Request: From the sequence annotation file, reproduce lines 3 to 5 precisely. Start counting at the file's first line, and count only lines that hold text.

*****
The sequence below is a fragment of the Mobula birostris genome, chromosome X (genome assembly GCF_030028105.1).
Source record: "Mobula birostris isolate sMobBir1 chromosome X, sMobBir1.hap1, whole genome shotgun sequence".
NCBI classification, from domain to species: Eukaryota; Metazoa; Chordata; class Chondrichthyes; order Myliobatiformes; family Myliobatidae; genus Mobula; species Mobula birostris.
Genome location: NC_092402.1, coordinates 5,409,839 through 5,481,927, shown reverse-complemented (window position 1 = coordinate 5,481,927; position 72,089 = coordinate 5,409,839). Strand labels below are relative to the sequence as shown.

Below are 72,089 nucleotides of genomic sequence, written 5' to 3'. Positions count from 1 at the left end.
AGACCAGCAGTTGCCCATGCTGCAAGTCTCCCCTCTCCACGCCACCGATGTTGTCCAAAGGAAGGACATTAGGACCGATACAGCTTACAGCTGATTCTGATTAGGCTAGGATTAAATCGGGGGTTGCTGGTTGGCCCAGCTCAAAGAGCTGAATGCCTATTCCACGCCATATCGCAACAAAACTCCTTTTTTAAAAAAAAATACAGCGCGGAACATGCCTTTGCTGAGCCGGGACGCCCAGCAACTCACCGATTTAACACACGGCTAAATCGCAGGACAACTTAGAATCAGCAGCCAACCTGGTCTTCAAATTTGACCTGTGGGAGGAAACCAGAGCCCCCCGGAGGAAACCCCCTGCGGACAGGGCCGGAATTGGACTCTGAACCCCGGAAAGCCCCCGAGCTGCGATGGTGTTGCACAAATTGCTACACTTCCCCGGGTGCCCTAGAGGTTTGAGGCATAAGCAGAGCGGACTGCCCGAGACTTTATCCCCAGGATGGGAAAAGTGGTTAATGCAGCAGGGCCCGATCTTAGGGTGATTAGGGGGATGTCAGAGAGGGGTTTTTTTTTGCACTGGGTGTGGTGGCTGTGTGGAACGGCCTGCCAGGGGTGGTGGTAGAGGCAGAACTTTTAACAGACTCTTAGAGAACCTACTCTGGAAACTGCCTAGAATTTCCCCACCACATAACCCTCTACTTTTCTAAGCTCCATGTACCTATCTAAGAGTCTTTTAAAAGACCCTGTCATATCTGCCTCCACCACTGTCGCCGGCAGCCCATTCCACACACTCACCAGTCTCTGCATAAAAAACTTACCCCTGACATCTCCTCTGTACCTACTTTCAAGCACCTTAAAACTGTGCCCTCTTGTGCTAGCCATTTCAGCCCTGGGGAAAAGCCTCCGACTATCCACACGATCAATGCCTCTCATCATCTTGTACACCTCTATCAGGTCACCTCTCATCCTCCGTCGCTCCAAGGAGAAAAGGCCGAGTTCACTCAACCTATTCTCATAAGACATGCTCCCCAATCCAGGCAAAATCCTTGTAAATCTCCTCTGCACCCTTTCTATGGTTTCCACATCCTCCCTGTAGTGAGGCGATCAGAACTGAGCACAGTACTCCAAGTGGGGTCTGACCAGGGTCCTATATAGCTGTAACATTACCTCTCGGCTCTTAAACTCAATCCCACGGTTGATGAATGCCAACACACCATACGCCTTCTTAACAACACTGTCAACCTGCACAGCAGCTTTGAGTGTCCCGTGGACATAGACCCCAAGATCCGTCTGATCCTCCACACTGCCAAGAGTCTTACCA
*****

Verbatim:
NCBI classification, from domain to species: Eukaryota; Metazoa; Chordata; class Chondrichthyes; order Myliobatiformes; family Myliobatidae; genus Mobula; species Mobula birostris.
Genome location: NC_092402.1, coordinates 5,409,839 through 5,481,927, shown reverse-complemented (window position 1 = coordinate 5,481,927; position 72,089 = coordinate 5,409,839). Strand labels below are relative to the sequence as shown.

Below are 72,089 nucleotides of genomic sequence, written 5' to 3'. Positions count from 1 at the left end.